Fiji is known for its underwater “beauty” and the Vatu-i-Ra seascape is the “house” for it. A number of popular dive destinations, such as the Namena Marine Reserve and Vatu-i-Ra reef are within the seascape. However, the Vatu-i-Ra seascape in not just a dive destination, the seascape holds Fiji’s highest diversity of marine organisms (reef and pelagic fishes, invertebrates, coral reefs and marine mammals).

Although a healthy system, coral reefs within the Vatu-i-Ra seascape are often exposed to disturbance from climate related (temperature related bleaching, cyclone damage, outbreak of predators, such as crown-of thorn starfish) and human induced (overfishing, unsustainable fishing and land use practices) impacts. More recently, there has been growing concerns about coral disease as a likely growing threat to Fiji’s coral reefs. Despite extensive applied research by government, academic institutions and non-government organizations in Fiji, there is no existing documentation on the distribution and prevalence of coral diseases.

In September 2013, “snapshot” surveys were conducted at six locations to assess distribution, diversity and prevalence of coral diseases within the Vatu-i-Ra seascape.

Above: Locations were coral disease assessment surveys were conducted

Left: Yashika Nand – Researcher from the Wildlife Conservation Society and Masters student at the University of the South Pacific with research assistant Seru Saumakidonu during coral disease assessment surveys in Leleuvia

Right: Yashika Nand – Researcher from the Wildlife Conservation Society and Masters student at the University of the South Pacific with research assistant Seru Saumakidonu during coral disease assessment surveys in Leleuvia

Information gathered on coral health was assigned to four major categories as shown below:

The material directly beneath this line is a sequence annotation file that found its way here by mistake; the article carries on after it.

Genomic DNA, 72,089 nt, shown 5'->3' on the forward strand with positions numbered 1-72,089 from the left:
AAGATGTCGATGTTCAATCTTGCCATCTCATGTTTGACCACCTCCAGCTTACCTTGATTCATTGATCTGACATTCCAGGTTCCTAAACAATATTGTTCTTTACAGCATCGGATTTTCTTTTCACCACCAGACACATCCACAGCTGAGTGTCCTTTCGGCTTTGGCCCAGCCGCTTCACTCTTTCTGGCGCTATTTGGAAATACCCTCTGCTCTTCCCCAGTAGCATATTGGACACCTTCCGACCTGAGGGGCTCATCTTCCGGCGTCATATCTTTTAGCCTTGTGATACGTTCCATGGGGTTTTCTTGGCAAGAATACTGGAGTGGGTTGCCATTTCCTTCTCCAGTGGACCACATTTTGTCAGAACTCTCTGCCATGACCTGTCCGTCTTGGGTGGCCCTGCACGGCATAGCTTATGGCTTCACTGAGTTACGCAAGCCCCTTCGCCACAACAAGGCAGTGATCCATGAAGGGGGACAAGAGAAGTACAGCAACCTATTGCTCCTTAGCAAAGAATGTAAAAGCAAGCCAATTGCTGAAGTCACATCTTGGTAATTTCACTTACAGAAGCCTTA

Coral disease assessments have shown that Namena has the highest percentage of healthy corals. However, the percentage occurrence of corals with “white signs” is similar across the all locations. These results are unable to make predations on the distribution/prevalence of white type diseases because signs caused by predation, bleaching and diseases were all clumped under the same category.

Furthermore, Vatu-i-Ra reefs showed highest percentage of corals with other color/type signs.

These results can only provide information on distribution patterns of potential diseases based on general categories.

Corals that are healthy

Corals that are healthy

Corals with white signs

Corals with white signs

Corals that were partly dead

Corals that were partly dead

Corals with other color/type signs

Corals with other color/type signs

Despite being unable to predict a distribution pattern for coral diseases, preliminary results clearly indicate that reef systems within the Vatu-i-Ra seascape are in a “healthy state”. However, Vatu-i-Ra reefs showing high percentage of “corals with color/type signs” could be of concern. This category encompasses corals that have potential signs of black band disease (is a threat that can cause of a lot of damage to the reefs); growth anomalies and pigmentation response (have not yet been documented as a major threat).

Even distribution of corals with “white signs” along the seascape could be of major concern. Coral with “white signs”, include those caused by bleaching, predation (outbreak of crown-of-thorn starfish and Drupella snail, fish feeding marks), white syndrome and white spot diseases that are considered major threat to reef systems. The distribution patterns of coral diseases is unclear along the Vatu-i-Ra seascape, however, results from more extensive research conducted on reef systems in Leleuvia and Nanuya Lailai will be able to predict a general pattern of distribution and prevalence of coral diseases on Fiji’s reefs.